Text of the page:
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I have two simple classes which mmap chunks of files, store the range tuples of chunks and return the actual chunk contents when you iter or getitem. I was trying to reorganize the code so that the Dict inherits from the list. Is this a bad way to do things? If not how can I make this work? I seem to be getting "instance lay-out conflicts". Maybe it's best to keep it simple and just call the list class inside the dict rather than inherit?

class mylist(list):
    def __init__(self):
        ...
    def __getitem__(self, k):
        ...
    def __iter__(self):
        ...

class mydict(collections.OrderedDict, mylist):
        def __init__(self):
        ...
    def __getitem__(self, k):
        ...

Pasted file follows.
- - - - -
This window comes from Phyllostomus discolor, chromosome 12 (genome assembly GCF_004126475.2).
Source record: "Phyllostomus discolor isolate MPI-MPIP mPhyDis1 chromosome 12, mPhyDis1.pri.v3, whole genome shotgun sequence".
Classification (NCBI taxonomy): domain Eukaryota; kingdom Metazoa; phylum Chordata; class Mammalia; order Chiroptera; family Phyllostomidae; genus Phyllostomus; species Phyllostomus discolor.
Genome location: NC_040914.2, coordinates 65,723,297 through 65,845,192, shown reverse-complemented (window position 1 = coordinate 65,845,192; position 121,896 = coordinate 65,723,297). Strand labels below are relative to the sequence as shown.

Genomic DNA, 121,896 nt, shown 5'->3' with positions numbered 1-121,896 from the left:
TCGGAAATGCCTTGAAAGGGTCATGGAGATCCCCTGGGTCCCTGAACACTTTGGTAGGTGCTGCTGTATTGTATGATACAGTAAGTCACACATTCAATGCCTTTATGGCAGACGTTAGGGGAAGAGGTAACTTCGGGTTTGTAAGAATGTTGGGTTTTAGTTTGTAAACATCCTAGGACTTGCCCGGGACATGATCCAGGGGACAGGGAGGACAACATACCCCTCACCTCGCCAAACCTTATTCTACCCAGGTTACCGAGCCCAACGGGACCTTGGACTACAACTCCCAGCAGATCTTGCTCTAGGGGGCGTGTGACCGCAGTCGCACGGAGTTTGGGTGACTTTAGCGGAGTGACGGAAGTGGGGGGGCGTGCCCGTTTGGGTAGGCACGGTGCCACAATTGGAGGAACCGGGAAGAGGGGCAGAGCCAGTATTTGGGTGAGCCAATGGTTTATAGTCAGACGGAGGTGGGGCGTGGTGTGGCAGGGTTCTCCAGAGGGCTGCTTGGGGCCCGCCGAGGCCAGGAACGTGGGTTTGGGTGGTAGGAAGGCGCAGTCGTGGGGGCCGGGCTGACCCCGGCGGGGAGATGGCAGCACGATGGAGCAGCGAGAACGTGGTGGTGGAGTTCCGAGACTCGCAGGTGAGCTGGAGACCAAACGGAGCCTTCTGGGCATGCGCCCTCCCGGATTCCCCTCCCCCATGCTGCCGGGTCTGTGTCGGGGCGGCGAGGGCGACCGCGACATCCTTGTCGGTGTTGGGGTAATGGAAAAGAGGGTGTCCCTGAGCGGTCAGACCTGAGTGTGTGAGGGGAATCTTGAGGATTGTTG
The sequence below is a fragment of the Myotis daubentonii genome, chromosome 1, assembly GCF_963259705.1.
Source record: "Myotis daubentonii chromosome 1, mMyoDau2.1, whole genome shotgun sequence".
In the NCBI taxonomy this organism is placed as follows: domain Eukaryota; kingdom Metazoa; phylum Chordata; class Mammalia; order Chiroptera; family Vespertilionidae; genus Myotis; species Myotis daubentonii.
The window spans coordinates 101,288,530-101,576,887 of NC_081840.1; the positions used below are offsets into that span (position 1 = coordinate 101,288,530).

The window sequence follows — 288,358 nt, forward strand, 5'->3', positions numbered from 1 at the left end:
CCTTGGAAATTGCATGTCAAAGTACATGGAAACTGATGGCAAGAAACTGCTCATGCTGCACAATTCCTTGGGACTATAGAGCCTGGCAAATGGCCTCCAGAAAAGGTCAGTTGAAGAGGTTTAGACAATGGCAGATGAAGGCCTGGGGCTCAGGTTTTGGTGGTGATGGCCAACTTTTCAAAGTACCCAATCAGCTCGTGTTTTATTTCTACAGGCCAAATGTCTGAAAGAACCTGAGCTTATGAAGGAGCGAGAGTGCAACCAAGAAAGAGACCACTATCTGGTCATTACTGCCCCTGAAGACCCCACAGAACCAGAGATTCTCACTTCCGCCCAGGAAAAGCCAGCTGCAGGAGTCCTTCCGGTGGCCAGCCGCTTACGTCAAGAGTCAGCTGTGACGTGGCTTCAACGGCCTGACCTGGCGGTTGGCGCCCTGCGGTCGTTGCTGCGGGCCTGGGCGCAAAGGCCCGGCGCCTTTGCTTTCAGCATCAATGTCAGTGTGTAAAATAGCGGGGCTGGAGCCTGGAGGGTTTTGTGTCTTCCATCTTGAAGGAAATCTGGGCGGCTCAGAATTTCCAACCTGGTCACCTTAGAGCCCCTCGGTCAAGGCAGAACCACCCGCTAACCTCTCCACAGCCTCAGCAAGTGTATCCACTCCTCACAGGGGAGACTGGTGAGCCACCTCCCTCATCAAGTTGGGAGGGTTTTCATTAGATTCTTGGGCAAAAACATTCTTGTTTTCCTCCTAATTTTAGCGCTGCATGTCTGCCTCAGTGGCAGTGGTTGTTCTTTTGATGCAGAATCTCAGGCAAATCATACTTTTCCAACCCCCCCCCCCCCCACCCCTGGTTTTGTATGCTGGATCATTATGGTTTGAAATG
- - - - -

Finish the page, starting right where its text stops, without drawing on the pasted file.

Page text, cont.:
def __iter__(self):
        ...
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closed as not a real question by casperOne Apr 30 '12 at 16:55

It's difficult to tell what is being asked here. This question is ambiguous, vague, incomplete, overly broad, or rhetorical and cannot be reasonably answered in its current form. For help clarifying this question so that it can be reopened, visit the help center.If this question can be reworded to fit the rules in the help center, please edit the question.

    
It is a reasonable choice to use composition for this one rather than inheritance. Lists and dicts can't be in the same inheritance tree for implementation dependent reasons. Another alternative is to inherit from UserList instead of a regular list. That will avoid the layout conflict. –  Raymond Hettinger Apr 30 '12 at 0:09
    
Thanks! That's what I was wondering about. I suppose "instance lay-out conflicts" pretty much always mean there is some lower level structure that prevents combining two classes in an inheritance tree? –  mathtick Apr 30 '12 at 0:14
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